Lost Recipes (VR) Review

Lost Recipes (VR) Review 1
Lost Recipes (VR) Review 1

Lost Recipes is a return to form for Schell Games. Its history of making funducational games is boiled down to a refined taste. VR experiences from I Expect You to Die are chopped into satisfying bite-sized levels of cooking. Lost Recipe wants players to relax. Which accomplishes it enough in a short, but sweet serving of authentic foods.

Schell Games manages to keep Lost Recipes fun enough for players to own their kitchens. While silky smooth VR mechanics connect your hands to every object with (most) ease. Bowls, knives, mortars, pestels and pans carry lots of dexterity. Players can easily manipulate meats, herbs, dough and liquids naturally without question. VR opens up the cooking genre with direct immersion. Lost Recipes even lets players grab onto tables and adjust themselves for a comfy workspace. The game immediately connects with players in a highly accessible environment.

Lost Recipes (VR) Review

Lost Recipes only pulls players deeper across nine levels. Schell Games plays it a tad safe by focusing on three cultures (Greek, Chinese and Yucatan Mayan). But each is also detailed with their own kitchens. A sunny and stoic disposition was felt in Lost Recipe’s opening level in Ancient Greece. The game was enough to whisk me away through history with a neat detail in every kitchen. Its Mayan kitchen was the most unique in using its environment to help prepare dishes.

But how does the game fare with nine curated recipes? Schell Games does away with less levels, but bigger quality in each one. Early Greek renditions of Loukoumades are hardly lost in time with modern recipes. But new players are taken through each step with a clear separation of ingredients. This creates an authenticity in other recipes, like a traditional Chinese steamed fish. Players pour a carefully simmered blend of wine, soy and sesame (just as mom would). Mayan Xocolati brings players into an early chapter for hot chocolate. The recipe comes complete with crushing roasted cacao. Then adding the paste into a boiling mix of chilli and vanilla.

Lost Recipes (VR) Review

I felt connected to the Zhou Dynasty era setting in its Chinese recipes. Here, its indoor setting was brought to life by a unique ghost. Lost Recipes follows a loose storyline of serving these entities, grounded in history with fun facts. It’s a creative way of pointing players in the right direction. Players are welcomed by each ghost without any conflict or stress. As the Chinese ghost spoke in Cantonese and some Mandarin, I felt whisked back into my childhood. A few players might connect with Lost Recipes through the warm presence of each ghost. All remind us of someone in our own ways.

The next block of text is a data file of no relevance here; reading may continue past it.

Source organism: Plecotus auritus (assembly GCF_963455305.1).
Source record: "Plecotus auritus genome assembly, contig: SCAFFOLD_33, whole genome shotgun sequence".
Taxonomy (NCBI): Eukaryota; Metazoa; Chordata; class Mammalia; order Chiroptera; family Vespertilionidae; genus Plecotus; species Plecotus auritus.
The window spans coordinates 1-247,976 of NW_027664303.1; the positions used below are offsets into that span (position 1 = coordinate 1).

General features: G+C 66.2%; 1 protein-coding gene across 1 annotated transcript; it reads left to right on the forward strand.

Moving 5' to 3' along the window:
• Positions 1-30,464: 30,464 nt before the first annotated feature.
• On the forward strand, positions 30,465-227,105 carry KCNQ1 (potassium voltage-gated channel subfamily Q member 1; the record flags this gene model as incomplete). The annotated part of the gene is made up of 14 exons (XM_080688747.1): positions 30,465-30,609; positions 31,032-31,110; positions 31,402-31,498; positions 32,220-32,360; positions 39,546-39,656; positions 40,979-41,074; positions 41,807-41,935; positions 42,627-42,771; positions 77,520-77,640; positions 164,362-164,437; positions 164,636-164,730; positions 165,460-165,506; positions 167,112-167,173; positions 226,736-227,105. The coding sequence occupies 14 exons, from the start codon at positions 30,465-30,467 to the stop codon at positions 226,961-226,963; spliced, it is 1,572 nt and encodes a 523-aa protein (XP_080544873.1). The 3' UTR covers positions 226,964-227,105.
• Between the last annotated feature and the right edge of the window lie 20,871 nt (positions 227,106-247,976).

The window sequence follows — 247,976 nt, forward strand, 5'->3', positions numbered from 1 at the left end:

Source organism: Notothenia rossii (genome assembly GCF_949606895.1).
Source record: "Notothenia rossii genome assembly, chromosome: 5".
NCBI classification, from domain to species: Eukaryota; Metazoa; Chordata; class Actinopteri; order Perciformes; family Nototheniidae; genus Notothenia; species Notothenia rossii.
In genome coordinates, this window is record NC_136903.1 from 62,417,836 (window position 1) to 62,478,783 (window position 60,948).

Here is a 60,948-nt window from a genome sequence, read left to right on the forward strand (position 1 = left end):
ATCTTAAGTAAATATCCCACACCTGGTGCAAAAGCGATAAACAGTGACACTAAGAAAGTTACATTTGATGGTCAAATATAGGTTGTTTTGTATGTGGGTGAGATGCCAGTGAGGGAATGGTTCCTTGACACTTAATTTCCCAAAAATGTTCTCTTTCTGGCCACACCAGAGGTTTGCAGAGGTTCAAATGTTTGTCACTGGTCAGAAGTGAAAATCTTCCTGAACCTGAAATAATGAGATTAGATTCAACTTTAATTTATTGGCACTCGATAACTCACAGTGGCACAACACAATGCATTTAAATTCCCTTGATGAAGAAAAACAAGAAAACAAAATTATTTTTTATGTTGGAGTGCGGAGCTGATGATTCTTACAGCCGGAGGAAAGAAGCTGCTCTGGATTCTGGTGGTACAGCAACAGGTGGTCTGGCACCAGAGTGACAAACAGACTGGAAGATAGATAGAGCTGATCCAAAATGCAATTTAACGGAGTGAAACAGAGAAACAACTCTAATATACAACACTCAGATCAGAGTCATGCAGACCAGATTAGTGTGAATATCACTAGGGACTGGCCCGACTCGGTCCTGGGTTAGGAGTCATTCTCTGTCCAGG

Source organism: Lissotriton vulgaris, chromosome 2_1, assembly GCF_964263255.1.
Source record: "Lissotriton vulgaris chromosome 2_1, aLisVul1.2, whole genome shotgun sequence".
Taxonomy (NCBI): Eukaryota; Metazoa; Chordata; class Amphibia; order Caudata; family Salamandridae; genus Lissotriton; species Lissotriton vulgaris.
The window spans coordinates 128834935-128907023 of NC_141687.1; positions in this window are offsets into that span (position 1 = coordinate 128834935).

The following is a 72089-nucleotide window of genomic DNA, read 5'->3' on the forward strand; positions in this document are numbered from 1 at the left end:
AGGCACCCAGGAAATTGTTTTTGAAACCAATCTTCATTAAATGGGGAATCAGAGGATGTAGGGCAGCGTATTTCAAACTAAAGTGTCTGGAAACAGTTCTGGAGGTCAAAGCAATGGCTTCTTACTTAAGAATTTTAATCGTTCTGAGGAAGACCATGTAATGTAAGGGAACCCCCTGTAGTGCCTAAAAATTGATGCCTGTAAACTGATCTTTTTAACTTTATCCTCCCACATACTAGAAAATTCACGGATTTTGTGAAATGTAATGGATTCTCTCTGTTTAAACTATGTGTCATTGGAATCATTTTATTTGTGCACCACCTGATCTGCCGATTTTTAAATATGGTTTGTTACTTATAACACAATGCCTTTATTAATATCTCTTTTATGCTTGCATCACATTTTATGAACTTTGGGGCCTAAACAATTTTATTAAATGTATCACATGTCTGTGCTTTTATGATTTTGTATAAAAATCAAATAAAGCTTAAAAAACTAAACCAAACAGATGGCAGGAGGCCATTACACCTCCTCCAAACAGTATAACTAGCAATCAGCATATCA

“That’s a certain effect Lost Recipes brings to VR as players work along each recipe.”

That’s a certain effect Lost Recipes brings to VR as players work along each recipe. Its ghosts neatly fill in an educational presence by explaining tools, terminology and the science of mixing different ingredients together. This is optional as players can blow through the step-by-step guide. The result turns each kitchen into a sandbox for meal ideas.

There isn’t really much of a bar for Lost Recipes to reach in VR cooking titles. Only because Schell Games redefines VR cooking by eliminating any wackiness. Players are working with real recipes that can serve as a handy guide for special dinners.

Lost Recipes (VR) Review

The physics in Lost Recipes is still a work in progress. There’s a slight satisfaction in cutting ingredients with a knife. Even if diced pork comes out in a programmed shape for perfect results every time. I appreciated details like using my knife to push veggies in a bowl. But I was disappointed in not having a direct touch with my VR hands. In other words, Lost Recipes doesn’t let you brush things away with your hands. Only grab and drop. The game would benefit from The Meta Quest 2’s hand tracking, which should have been included sooner than later.

Other gripes included jittery, two-dimensional animations with liquids. Along with a poor habit of selecting the wrong item (in close proximity to other things). These can be remedied with updates, but took away from my experience near launch. Lost Recipes attempts to feature replayability through a five-star system. Players can also read feedback from each ghost about adding too much or too little of anything. Missing textures on ingredients and other environmental objects were also spotted. Adding a few holes to what could have been a polished VR romp.

Lost Recipes (VR) Review 5

Lost Recipes is surprisingly light at under half a GB at launch. Schell Games impressively optimizes the game for Meta Quest 2. Despite the efficient size, it’s still one of the shortest games ever made by the studio for VR. The entire game can be beaten in just over an hour. Players taking their time can finish all nine recipes in two hours. Even at a reduced price, there’s still plenty of room for DLC dishes the game needs.

Players diving into Lost Recipes are in for a therapeutic session. Cooking feels less of a chore in VR. Schell Games keeps a tight focus on immersing players in three distinct cultures. Food is celebrated with respect to its source material. As we exclusively covered with the studio, players bring each dish to life from scratch. But ghosts guide players towards learning a real recipe that can be practised endlessly. Lost Recipes feels more like a proof of concept for where VR cooking sims can go. That’s if Schell Games doesn’t hold back on where it can go for real recipes and give players more time in the kitchen.